Tortoiseâ€™s The Catastrophist, the mighty Chicago jazz-rock outfitâ€™s first record in seven long years, will leave longtime listeners â€“ after 25 years, there are many â€“ in two minds of themselves.
First off, thereâ€™s some solid material herein and thatâ€™s easy to notice. Why? Well, part of itâ€™s obvious. In 2010, take it away Thrill Jockey PR people, â€œthe group was commissioned by the City of Chicago to compose a suite of music rooted in its ties to the areaâ€™s noted jazz and improvised music communities.â€ End there for now. The spark lit quite the fire and tracks like â€œShake Hands With Dangerâ€ and â€œThe Clearing Fillsâ€ reveal the band in fine form. Stand-out â€œShake Hands With Danger,â€ seemingly straight-forward with all of its slinking underbelly, stirs up quite a racket, indeed.
Elsewhere, however, they can sound mediocre. Or, better put, mediocre on Tortoise terms. Here Iâ€™m looking at lazy genre twists like the vaguely surf-and-sway â€œAt Odds With Logic,â€ which, while interesting, seems too obvious for the band to wrestle. Elsewhere, the band falls back on old formulas and old forays. Itâ€™s not stale. It just ainâ€™t fresh.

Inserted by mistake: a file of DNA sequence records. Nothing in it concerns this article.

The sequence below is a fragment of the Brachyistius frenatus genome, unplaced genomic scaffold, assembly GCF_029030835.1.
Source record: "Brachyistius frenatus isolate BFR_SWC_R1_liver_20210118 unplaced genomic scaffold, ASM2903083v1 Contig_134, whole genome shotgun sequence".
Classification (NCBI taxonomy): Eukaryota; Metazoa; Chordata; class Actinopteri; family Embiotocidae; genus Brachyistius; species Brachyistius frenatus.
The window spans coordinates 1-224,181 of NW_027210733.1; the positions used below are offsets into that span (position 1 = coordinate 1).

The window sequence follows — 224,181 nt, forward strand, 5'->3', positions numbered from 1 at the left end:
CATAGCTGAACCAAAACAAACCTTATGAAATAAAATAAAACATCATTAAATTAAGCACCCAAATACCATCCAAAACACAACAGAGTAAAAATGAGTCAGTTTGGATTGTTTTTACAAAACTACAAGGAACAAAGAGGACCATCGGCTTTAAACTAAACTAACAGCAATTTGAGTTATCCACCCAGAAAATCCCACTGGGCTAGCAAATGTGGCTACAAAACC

Two other tracks on the record leave me utterly puzzled: â€œYonder Blue,â€ a pretty soul-ish ballad (kudos on guest vocals from Yo La Tengoâ€™s Georgia Hubley) that seems more appropriate for Eleventh Dream Day; and the single â€œGesceap,â€ which is a piece of goddamn genius, a knotty wire of twisted electronica, and deserves a better record around it. Both are good songs ill-suited for The Catastrophist, even with a madmanâ€™s mind for sequencing or mixing/remixing. They deserve better.
And this says nothing of a trip-glue bass-and-vocal cover of the 1973 David Essex-penned radio smash â€œRock On,â€ which sounds as weird as youâ€™d imagine it to be.
Brass tacks: Tortoise always has been great at presenting the unexpected. When folks thought they couldnâ€™t ride the wave of jazz rhythms and clusters forever, they started experimenting with dub. Standards was a landmark. So was TNT. Oh my, â€œDjed!â€ Christ, it seems like every one of the bandâ€™s records for a while there was a new statement of purpose. Beacons of Ancestorship, its last, was a decent record, and so is Catastrophist. The fires still are burning on torches in Tortoise land â€“ donâ€™t fret. But not every one can take down the entire palace.